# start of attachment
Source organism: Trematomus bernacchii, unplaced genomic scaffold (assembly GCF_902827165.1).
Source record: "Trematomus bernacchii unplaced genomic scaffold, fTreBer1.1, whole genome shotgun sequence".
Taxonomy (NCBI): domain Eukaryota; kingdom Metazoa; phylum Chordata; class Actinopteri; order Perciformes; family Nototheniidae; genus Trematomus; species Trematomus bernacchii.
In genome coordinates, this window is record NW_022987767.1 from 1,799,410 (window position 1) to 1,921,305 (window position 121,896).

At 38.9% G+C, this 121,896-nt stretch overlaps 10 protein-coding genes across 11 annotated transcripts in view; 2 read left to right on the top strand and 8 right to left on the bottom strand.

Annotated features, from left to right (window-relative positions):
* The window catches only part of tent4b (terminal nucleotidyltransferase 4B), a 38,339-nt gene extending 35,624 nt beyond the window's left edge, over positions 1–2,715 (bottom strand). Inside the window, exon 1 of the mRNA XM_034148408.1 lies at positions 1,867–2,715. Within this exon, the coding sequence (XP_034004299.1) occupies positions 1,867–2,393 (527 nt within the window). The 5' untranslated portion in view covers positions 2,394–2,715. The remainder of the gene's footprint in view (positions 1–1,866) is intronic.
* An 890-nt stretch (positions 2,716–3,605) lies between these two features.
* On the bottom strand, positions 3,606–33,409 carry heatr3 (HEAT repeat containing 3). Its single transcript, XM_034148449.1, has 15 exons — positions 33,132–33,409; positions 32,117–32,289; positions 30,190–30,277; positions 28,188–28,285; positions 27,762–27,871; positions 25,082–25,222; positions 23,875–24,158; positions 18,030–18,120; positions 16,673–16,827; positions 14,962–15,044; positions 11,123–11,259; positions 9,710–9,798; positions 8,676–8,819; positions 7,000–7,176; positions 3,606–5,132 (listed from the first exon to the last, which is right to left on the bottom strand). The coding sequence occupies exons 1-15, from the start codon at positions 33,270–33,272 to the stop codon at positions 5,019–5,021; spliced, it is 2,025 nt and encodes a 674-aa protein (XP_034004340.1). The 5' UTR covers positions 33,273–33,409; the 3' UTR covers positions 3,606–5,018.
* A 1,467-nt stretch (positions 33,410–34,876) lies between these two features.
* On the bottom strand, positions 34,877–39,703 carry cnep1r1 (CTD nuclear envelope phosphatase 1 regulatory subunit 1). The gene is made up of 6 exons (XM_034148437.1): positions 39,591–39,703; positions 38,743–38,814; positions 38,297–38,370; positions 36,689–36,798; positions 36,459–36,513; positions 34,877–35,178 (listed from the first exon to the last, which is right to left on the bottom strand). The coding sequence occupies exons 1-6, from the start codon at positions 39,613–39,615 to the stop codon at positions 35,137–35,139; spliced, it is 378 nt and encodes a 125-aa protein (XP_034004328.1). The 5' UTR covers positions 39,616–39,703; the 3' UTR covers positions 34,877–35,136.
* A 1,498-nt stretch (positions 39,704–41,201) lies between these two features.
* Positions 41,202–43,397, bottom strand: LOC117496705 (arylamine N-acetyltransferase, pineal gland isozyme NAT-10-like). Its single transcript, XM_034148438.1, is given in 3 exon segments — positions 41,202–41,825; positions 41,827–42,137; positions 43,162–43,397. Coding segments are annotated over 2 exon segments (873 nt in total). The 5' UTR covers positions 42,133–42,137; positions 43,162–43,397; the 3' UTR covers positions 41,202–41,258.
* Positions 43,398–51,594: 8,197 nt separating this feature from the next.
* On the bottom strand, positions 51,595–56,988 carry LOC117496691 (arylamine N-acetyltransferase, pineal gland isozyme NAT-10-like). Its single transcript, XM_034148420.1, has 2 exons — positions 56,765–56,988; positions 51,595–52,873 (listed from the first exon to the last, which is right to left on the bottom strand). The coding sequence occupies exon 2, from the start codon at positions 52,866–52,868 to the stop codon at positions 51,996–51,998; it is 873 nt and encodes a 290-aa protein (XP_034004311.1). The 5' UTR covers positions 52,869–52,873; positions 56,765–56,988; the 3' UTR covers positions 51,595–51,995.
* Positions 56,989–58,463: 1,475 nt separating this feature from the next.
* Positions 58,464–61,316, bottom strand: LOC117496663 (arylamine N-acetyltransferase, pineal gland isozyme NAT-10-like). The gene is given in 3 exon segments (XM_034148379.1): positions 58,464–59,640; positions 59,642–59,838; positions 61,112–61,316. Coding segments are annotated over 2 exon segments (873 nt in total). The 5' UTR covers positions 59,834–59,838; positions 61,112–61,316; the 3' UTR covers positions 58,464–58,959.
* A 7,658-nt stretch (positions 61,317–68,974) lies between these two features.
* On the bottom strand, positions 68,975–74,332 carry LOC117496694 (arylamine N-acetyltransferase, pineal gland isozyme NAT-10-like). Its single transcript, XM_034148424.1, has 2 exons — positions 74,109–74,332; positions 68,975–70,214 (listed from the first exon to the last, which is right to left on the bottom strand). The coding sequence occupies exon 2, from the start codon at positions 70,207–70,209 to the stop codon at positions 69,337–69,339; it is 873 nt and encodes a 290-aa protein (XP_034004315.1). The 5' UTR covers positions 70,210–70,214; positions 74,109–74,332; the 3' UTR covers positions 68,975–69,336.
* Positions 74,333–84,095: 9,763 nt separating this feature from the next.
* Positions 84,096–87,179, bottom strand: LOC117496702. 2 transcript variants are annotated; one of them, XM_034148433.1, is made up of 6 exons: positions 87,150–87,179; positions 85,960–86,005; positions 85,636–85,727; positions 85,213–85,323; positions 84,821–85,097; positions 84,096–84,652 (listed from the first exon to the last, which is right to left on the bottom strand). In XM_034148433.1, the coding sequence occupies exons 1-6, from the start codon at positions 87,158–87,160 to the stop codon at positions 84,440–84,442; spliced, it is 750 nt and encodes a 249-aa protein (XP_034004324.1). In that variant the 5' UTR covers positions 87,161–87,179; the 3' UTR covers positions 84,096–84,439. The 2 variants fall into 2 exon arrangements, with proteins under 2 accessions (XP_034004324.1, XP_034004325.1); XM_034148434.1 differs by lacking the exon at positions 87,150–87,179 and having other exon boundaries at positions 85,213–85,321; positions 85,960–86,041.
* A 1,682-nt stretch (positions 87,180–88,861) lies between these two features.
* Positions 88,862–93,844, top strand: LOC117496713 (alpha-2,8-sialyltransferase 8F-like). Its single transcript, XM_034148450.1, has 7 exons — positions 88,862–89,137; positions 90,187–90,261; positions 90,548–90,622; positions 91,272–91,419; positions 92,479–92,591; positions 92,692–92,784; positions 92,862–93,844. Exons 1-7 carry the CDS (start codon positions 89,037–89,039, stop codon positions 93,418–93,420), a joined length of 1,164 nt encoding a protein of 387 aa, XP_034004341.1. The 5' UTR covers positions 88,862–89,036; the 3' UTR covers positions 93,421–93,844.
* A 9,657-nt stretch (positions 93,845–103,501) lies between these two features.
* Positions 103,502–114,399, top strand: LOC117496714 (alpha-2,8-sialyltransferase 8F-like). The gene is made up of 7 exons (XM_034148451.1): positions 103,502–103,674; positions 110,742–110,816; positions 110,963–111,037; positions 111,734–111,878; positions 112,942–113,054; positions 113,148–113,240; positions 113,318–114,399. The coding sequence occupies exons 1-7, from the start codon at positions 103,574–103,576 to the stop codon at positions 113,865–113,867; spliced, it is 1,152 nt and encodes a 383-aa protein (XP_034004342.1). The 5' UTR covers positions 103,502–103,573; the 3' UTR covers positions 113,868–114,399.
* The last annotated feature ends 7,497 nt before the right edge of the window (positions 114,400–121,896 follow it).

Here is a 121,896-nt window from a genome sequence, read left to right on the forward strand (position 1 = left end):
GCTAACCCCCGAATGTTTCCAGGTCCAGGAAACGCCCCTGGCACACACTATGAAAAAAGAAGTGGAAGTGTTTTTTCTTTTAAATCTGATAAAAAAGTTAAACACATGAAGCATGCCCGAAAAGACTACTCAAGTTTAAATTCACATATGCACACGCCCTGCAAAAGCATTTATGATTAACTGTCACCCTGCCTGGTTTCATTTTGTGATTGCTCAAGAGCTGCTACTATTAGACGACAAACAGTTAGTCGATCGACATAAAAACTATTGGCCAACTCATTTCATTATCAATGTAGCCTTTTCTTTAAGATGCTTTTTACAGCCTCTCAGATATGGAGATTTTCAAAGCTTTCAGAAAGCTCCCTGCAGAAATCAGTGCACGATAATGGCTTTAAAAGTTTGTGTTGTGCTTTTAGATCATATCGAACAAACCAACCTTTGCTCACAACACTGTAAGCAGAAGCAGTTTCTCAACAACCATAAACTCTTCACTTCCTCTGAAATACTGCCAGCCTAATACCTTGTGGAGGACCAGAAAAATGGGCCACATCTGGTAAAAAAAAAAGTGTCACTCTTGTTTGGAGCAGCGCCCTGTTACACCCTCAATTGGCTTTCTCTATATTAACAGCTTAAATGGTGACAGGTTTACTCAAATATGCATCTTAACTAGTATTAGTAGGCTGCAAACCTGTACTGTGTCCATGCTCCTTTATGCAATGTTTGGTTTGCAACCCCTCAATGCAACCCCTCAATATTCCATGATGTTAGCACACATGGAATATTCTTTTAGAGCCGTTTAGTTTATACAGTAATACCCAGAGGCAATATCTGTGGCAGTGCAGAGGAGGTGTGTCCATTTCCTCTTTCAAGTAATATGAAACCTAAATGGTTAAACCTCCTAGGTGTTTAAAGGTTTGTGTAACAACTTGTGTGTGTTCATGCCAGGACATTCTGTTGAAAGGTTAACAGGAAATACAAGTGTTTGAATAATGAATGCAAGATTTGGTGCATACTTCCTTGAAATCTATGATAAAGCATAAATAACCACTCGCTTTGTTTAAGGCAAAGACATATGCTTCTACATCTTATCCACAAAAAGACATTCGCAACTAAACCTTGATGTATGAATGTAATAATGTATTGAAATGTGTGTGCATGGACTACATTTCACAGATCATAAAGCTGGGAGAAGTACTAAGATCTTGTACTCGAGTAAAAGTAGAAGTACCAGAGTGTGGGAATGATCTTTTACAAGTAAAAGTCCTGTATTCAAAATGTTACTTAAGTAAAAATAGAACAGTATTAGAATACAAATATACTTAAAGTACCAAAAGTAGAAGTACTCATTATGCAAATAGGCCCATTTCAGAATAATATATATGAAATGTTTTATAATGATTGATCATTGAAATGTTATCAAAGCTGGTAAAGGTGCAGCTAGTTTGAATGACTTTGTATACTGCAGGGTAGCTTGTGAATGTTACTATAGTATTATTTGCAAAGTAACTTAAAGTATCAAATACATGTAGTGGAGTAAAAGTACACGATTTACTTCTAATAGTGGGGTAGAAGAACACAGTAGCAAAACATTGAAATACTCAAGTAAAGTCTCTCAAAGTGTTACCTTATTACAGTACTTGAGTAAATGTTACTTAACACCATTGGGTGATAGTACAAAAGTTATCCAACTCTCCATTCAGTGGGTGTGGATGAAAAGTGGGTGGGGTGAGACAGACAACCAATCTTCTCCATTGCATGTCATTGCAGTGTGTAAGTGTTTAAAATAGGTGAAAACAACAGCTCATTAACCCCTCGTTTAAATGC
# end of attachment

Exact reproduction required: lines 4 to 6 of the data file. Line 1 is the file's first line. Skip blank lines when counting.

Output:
In genome coordinates, this window is record NW_022987767.1 from 1,799,410 (window position 1) to 1,921,305 (window position 121,896).

At 38.9% G+C, this 121,896-nt stretch overlaps 10 protein-coding genes across 11 annotated transcripts in view; 2 read left to right on the top strand and 8 right to left on the bottom strand.

Annotated features, from left to right (window-relative positions):